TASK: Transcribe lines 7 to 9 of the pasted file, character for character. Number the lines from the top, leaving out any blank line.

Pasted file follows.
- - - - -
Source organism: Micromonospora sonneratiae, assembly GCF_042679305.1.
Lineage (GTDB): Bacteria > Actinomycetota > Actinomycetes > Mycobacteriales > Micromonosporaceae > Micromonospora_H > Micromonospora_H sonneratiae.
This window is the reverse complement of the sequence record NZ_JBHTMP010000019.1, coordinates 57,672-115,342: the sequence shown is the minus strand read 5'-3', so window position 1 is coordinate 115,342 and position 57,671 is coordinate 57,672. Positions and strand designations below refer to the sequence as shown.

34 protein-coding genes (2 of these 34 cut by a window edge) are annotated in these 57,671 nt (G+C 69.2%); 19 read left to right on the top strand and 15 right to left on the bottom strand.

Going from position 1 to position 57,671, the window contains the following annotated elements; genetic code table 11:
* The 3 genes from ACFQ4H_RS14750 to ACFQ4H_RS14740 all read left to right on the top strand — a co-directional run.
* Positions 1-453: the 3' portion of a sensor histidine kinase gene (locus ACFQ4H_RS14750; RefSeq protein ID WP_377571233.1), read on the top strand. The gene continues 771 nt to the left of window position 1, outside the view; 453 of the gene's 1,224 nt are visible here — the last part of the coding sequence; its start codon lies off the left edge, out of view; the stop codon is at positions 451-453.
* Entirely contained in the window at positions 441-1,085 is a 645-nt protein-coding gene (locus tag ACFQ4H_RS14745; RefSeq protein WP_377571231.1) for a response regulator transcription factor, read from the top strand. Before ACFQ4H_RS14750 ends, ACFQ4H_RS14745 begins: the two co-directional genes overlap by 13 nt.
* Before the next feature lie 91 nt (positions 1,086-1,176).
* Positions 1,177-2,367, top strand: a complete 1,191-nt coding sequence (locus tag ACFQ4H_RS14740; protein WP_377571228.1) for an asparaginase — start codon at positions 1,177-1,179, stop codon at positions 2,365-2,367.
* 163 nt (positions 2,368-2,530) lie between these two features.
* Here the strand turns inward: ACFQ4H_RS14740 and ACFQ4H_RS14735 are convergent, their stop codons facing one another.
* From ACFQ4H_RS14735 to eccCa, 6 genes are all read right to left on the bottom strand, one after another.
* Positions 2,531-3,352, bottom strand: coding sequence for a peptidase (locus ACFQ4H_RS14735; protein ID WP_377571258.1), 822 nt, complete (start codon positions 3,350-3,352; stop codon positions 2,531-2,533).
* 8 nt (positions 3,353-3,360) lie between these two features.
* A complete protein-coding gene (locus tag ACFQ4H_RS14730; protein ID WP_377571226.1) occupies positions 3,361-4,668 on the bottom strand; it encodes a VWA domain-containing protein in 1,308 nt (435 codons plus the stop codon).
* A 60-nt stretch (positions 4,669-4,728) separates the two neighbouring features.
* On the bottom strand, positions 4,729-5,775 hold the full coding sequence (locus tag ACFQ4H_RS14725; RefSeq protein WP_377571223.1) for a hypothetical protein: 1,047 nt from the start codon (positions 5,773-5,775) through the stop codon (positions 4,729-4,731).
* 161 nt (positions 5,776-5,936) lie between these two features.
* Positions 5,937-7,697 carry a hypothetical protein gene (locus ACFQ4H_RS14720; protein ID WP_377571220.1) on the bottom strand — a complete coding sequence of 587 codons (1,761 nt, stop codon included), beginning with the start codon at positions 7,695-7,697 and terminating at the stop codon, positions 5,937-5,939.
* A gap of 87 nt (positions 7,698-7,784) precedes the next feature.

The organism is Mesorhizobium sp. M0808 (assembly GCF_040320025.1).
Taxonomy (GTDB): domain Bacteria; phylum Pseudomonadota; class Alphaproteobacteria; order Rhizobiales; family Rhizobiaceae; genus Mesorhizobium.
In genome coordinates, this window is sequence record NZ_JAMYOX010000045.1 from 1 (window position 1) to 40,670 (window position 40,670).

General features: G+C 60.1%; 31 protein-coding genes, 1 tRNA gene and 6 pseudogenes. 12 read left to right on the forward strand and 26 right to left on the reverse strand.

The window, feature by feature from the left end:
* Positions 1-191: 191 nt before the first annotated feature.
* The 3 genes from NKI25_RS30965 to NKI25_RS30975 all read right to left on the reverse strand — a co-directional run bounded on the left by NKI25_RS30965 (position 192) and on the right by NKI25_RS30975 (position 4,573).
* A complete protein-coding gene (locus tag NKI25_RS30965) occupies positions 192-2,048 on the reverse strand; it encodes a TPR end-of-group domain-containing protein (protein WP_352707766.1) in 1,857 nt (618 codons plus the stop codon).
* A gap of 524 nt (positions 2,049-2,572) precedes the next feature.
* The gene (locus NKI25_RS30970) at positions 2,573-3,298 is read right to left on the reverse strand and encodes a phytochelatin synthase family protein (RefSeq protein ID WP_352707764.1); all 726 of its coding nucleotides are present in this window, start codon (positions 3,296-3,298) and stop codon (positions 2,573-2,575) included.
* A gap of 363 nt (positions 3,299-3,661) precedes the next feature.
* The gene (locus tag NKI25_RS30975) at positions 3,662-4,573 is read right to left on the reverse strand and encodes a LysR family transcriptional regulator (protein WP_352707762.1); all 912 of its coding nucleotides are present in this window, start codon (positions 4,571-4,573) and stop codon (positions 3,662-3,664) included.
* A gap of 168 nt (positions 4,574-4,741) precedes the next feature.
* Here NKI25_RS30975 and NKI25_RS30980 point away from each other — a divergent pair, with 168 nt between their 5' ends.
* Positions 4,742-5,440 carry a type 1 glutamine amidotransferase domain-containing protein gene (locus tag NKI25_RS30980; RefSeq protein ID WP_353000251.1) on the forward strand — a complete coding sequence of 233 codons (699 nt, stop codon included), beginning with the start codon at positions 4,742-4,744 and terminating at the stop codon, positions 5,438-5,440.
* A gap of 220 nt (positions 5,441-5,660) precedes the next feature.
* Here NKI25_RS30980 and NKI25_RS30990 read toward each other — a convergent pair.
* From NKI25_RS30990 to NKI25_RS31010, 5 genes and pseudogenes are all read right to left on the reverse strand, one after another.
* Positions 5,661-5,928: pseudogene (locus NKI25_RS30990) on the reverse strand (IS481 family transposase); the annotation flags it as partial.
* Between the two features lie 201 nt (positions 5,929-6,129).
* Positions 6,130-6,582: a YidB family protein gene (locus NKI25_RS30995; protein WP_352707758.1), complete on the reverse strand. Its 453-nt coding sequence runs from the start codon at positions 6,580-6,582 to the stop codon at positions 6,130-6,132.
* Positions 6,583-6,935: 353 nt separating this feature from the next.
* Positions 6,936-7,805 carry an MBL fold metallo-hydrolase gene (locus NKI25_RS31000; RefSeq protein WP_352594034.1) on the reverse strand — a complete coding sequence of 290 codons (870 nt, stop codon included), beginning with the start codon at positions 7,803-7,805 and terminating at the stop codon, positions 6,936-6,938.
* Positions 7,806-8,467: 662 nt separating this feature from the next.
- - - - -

* Positions 1-453: the 3' portion of a sensor histidine kinase gene (locus ACFQ4H_RS14750; RefSeq protein ID WP_377571233.1), read on the top strand. The gene continues 771 nt to the left of window position 1, outside the view; 453 of the gene's 1,224 nt are visible here — the last part of the coding sequence; its start codon lies off the left edge, out of view; the stop codon is at positions 451-453.
* Entirely contained in the window at positions 441-1,085 is a 645-nt protein-coding gene (locus tag ACFQ4H_RS14745; RefSeq protein WP_377571231.1) for a response regulator transcription factor, read from the top strand. Before ACFQ4H_RS14750 ends, ACFQ4H_RS14745 begins: the two co-directional genes overlap by 13 nt.
* Before the next feature lie 91 nt (positions 1,086-1,176).